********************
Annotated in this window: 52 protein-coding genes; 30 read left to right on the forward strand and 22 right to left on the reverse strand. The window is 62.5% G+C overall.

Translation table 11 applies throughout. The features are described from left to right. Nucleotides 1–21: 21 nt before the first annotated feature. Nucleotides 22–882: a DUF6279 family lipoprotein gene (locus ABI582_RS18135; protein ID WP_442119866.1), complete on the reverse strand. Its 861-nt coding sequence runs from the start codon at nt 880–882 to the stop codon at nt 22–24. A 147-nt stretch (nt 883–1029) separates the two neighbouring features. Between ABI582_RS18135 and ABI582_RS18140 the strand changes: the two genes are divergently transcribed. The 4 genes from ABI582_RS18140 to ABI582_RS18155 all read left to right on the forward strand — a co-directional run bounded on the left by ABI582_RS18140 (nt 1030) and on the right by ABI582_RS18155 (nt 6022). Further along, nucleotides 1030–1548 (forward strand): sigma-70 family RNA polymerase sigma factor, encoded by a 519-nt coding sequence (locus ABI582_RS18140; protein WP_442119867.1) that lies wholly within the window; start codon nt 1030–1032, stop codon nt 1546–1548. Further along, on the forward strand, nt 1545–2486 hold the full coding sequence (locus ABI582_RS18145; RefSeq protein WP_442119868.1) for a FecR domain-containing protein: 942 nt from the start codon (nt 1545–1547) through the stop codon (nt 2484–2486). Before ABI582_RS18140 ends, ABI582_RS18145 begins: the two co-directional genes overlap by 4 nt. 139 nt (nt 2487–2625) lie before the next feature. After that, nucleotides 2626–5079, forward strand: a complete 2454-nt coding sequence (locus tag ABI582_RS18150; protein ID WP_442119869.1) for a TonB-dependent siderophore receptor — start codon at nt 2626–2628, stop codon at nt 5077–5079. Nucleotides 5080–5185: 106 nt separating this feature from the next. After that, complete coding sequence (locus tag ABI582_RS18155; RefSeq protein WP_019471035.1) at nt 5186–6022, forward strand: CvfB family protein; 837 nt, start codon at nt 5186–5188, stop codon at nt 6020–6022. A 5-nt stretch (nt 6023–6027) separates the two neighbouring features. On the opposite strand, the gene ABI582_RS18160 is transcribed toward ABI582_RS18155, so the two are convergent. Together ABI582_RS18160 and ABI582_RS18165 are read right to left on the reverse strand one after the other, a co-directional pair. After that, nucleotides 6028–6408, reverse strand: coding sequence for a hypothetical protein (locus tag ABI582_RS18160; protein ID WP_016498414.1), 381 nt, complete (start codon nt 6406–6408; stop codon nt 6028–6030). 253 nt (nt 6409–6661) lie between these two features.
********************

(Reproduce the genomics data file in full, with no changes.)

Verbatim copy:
Annotated in this window: 52 protein-coding genes; 30 read left to right on the forward strand and 22 right to left on the reverse strand. The window is 62.5% G+C overall.

Translation table 11 applies throughout. The features are described from left to right. Nucleotides 1–21: 21 nt before the first annotated feature. Nucleotides 22–882: a DUF6279 family lipoprotein gene (locus ABI582_RS18135; protein ID WP_442119866.1), complete on the reverse strand. Its 861-nt coding sequence runs from the start codon at nt 880–882 to the stop codon at nt 22–24. A 147-nt stretch (nt 883–1029) separates the two neighbouring features. Between ABI582_RS18135 and ABI582_RS18140 the strand changes: the two genes are divergently transcribed. The 4 genes from ABI582_RS18140 to ABI582_RS18155 all read left to right on the forward strand — a co-directional run bounded on the left by ABI582_RS18140 (nt 1030) and on the right by ABI582_RS18155 (nt 6022). Further along, nucleotides 1030–1548 (forward strand): sigma-70 family RNA polymerase sigma factor, encoded by a 519-nt coding sequence (locus ABI582_RS18140; protein WP_442119867.1) that lies wholly within the window; start codon nt 1030–1032, stop codon nt 1546–1548. Further along, on the forward strand, nt 1545–2486 hold the full coding sequence (locus ABI582_RS18145; RefSeq protein WP_442119868.1) for a FecR domain-containing protein: 942 nt from the start codon (nt 1545–1547) through the stop codon (nt 2484–2486). Before ABI582_RS18140 ends, ABI582_RS18145 begins: the two co-directional genes overlap by 4 nt. 139 nt (nt 2487–2625) lie before the next feature. After that, nucleotides 2626–5079, forward strand: a complete 2454-nt coding sequence (locus tag ABI582_RS18150; protein ID WP_442119869.1) for a TonB-dependent siderophore receptor — start codon at nt 2626–2628, stop codon at nt 5077–5079. Nucleotides 5080–5185: 106 nt separating this feature from the next. After that, complete coding sequence (locus tag ABI582_RS18155; RefSeq protein WP_019471035.1) at nt 5186–6022, forward strand: CvfB family protein; 837 nt, start codon at nt 5186–5188, stop codon at nt 6020–6022. A 5-nt stretch (nt 6023–6027) separates the two neighbouring features. On the opposite strand, the gene ABI582_RS18160 is transcribed toward ABI582_RS18155, so the two are convergent. Together ABI582_RS18160 and ABI582_RS18165 are read right to left on the reverse strand one after the other, a co-directional pair. After that, nucleotides 6028–6408, reverse strand: coding sequence for a hypothetical protein (locus tag ABI582_RS18160; protein ID WP_016498414.1), 381 nt, complete (start codon nt 6406–6408; stop codon nt 6028–6030). 253 nt (nt 6409–6661) lie between these two features.